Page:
Phillies 2015 Top 30 Prospects
I wanted to post my Top 30 Prospects list on the day pitchers and catchers report because it’s symbolic of the passing of not just one year to another, but one generation to another. Ok, I’m lying – it’s because I procrastinated for a very long time and this seemed like the latest I should let it go. So as late as I am, I thought it would be interesting to compare my list with a sample of those from around the industry. The very excellent Matt Winkelman (@Matt_Winkelman) from the very excellent PhilliesMinorThoughts.com had a big list of industry lists already, so I stole that and mushed it all together to create a consensus ranking for all of these players. Good man, that Matt Winks.
Now, this ranking comparison is by no means scientific – I tried to weigh factors like some guys only appearing on a couple lists and boot those picks as outliers. For instance, Mark Leiter was on one list at #15 or something, and as much as I like Mark Leiter for his paternal connection to the team, and for the fact that his Twitter proves him to be a Philly sports fan like the rest of us, 15 is pretty wild for a guy with his profile, so I pulled him.
The number in parentheses is where I am versus the consensus, so +1 means I am higher than the average, -1 means I am lower. Without further ado, (mercifully to you all), here’s the list.
- J.P. Crawford –(even) I will surprise no one by picking Crawford first. He is the consensus #1 in the system, and has been ranked as high as #7 in the game by two national prospect reporters. Crawford beats out Nola and Franco with the upside of a perennial all-star contender.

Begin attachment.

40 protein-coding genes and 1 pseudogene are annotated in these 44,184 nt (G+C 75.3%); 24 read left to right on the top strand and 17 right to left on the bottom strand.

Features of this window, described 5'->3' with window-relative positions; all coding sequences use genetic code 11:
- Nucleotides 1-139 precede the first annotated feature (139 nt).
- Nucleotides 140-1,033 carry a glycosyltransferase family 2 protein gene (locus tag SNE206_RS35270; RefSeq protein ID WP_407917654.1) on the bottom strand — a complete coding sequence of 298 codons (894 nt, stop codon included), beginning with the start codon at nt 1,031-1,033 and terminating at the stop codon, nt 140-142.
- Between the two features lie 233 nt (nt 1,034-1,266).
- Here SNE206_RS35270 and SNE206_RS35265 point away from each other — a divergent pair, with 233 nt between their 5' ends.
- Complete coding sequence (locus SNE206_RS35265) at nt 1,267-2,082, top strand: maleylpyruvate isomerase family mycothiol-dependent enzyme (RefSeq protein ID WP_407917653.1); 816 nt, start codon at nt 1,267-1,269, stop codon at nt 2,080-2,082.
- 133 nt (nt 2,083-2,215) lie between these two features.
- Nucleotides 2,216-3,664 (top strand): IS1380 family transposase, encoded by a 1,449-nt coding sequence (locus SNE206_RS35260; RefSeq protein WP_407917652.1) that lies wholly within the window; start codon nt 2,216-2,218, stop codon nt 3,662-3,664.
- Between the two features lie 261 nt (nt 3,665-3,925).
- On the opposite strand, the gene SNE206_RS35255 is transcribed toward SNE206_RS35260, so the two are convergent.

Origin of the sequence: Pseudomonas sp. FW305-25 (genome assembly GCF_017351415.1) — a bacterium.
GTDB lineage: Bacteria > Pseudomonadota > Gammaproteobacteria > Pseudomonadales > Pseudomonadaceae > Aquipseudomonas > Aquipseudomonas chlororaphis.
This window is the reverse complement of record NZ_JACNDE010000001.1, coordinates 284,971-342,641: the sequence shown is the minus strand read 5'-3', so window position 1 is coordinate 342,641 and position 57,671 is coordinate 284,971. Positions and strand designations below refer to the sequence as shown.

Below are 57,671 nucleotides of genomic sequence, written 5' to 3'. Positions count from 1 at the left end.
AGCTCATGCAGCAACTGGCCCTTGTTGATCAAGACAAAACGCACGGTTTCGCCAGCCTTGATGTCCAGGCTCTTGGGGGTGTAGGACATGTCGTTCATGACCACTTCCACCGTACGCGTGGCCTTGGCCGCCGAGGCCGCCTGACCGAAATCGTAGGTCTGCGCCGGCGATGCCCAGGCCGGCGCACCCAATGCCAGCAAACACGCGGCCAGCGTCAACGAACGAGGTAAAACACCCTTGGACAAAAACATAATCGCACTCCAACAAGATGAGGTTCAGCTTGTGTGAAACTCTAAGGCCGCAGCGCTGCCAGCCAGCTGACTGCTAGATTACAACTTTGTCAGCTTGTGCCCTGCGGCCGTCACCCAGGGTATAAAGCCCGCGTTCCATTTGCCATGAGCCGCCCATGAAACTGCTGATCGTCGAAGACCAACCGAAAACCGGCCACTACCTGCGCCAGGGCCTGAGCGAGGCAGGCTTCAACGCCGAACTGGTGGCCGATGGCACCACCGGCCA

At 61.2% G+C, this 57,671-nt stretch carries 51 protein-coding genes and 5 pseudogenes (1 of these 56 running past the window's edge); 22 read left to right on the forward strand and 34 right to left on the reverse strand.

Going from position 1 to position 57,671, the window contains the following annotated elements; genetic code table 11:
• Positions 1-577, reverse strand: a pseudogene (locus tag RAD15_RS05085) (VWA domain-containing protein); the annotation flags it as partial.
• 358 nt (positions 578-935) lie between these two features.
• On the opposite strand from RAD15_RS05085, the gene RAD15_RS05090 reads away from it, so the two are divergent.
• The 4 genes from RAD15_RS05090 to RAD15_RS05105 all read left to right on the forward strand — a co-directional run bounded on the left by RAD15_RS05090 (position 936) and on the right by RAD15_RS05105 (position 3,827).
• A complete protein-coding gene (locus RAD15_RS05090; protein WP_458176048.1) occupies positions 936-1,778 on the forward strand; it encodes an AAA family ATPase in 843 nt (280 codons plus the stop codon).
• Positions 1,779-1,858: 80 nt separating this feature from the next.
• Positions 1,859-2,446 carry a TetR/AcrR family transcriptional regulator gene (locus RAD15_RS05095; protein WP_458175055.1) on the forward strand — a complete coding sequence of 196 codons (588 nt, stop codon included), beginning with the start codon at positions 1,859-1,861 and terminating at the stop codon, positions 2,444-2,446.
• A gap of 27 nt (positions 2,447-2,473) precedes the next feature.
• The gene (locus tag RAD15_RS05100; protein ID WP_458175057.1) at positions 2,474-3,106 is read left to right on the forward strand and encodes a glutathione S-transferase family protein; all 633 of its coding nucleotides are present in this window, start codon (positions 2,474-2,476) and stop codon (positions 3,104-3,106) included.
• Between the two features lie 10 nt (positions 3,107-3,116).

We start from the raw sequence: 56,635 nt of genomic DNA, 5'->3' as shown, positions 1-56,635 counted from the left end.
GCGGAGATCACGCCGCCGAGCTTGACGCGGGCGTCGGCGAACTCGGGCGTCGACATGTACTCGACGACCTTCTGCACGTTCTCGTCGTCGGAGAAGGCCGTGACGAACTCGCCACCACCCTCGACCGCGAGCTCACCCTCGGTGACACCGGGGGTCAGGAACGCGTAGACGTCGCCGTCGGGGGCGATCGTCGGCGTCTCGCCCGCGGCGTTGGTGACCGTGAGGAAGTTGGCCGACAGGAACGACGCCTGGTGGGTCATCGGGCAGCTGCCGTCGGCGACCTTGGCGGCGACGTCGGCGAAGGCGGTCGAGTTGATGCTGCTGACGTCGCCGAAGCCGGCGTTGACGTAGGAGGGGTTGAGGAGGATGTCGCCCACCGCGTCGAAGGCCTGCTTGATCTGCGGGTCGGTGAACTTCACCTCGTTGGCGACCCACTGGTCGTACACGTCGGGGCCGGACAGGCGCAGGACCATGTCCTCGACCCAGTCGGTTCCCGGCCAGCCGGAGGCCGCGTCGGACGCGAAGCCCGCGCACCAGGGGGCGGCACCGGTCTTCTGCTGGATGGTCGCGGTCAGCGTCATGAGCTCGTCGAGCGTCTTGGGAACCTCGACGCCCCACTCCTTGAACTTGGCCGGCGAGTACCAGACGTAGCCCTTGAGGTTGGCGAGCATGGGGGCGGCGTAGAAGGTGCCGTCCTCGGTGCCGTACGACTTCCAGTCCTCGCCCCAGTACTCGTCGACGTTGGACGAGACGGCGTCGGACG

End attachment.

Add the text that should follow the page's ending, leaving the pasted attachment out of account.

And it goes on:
- Maikel Franco – (+1) This was a tough one, as clearly Aaron Nola is a fine prospect as well, but Franco’s ceiling is a bit higher, with a little more risk than Nola. For a reasonable upside, Franco looks like a 20-25 homer guy who can hold his own at third by getting to enough balls to make his arm play. His value in the present offensive environment seems higher than Nola’s reasonable #3 starter upside.
- Aaron Nola – (-1) Nola clearly lands in the #3 spot on my list, as I think Franco would on most anyone else’s. His proxiomity as well as the outside chance his excellent command and control helps him tick up to a #2 starter made the choice to drop Nola down to #3 difficult, but the competition behind him is where things get very murky.
- Roman Quinn – (+2) That Quinn was able to pick up the running game a couple weeks back from an achilles injury says a lot about his conditioning and drive after that potentially devastating injury. He had a month or so in the summer where he was red hot – getting on base, walking a lot, stealing a bunch, and that carried over in the AFL with even more walks and an eye-popping two steal appearance in the AFL Fall-Stars Game. I am of the mindset that Quinn has what it takes to be about a league average producer in centerfielder, and that there’s not much holding him back from doing so. That’s a strong profile.
- Jesse Biddle – (even) I think this is the right spot for Biddle, though Eflin is close. Maybe it’s familiarity, or perhaps it’s bias towards the guy who has been down on his luck, with an illness and a concussion decimating his last two years, but I can’t argue my way into Eflin without assuming things not in evidence about Jesse Biddle.
- Zach Eflin (-2) New pickup from San Diego/Los Angeles, (JRoll) Eflin beats out Deivi Grullon on proximity/risk. I am looking forward to catching at least one game up the road at Bowie this July with what’s sure to be a fine Reading rotation. I hope Eflin’s all that’s left of the trio of pitchers already ranked here, as that would mean Nola did what he was expected to do and was in Lehigh Valley or Philly, and Biddle was either promoted on merit or mercifully allowed to leave his personal death trap, Baseballtown, USA.